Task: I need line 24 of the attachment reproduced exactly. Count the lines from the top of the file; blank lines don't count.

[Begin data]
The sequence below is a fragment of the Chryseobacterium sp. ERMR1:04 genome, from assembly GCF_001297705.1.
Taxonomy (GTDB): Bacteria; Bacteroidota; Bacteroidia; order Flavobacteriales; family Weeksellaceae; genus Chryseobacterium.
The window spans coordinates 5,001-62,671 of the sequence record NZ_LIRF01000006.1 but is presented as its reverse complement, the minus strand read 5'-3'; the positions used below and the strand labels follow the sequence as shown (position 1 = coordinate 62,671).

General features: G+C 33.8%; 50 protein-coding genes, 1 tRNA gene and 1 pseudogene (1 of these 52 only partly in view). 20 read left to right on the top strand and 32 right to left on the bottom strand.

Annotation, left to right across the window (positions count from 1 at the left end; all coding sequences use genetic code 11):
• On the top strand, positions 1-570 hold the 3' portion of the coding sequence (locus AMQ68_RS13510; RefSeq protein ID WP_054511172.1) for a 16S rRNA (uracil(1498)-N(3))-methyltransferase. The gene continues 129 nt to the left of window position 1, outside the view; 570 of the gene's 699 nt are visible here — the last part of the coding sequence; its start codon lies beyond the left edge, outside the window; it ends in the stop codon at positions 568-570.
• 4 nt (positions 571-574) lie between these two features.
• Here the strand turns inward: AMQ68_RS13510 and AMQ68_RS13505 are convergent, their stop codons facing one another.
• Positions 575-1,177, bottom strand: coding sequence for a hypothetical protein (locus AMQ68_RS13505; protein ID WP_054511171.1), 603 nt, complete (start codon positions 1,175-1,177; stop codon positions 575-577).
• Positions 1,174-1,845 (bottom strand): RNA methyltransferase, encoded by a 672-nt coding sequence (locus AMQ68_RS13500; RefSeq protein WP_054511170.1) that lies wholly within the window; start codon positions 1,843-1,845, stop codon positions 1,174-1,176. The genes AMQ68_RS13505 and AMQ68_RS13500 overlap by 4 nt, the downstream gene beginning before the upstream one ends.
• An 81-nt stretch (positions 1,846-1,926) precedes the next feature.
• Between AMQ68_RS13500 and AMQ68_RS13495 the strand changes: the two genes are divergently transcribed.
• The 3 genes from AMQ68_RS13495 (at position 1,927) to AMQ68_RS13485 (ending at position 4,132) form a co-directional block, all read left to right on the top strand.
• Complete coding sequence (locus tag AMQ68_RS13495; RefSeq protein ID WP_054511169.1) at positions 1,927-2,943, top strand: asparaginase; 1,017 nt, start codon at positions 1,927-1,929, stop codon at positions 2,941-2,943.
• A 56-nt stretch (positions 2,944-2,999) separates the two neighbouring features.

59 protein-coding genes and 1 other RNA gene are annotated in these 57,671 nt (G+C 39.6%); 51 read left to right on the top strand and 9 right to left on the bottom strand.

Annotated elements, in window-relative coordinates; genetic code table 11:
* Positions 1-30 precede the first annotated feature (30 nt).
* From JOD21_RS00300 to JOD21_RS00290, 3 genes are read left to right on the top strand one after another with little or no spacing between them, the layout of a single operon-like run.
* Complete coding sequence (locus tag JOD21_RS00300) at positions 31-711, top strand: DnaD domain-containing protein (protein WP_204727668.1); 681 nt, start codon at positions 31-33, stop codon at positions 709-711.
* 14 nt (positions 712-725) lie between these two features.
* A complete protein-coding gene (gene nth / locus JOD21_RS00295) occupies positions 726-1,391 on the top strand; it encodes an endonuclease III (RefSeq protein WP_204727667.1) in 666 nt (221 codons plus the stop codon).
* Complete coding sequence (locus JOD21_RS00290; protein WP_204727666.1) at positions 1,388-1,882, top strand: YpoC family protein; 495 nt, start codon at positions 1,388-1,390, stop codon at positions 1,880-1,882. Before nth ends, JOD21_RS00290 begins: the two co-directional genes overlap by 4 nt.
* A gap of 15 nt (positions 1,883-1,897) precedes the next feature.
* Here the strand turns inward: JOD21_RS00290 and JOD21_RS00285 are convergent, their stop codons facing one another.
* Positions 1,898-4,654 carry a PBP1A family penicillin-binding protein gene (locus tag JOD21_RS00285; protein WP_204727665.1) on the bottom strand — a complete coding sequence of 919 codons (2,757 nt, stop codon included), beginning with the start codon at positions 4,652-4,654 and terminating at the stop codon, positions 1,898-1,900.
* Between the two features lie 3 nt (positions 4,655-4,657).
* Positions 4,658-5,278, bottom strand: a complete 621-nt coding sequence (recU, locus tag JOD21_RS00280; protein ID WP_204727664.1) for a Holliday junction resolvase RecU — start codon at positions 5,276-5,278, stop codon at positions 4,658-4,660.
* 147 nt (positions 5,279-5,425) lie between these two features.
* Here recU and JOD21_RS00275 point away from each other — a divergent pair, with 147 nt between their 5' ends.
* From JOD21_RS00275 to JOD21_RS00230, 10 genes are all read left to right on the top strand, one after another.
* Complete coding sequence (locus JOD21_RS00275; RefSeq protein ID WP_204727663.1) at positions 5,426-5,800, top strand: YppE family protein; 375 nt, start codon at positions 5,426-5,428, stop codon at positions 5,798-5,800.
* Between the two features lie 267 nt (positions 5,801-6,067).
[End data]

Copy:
* A gap of 15 nt (positions 1,883-1,897) precedes the next feature.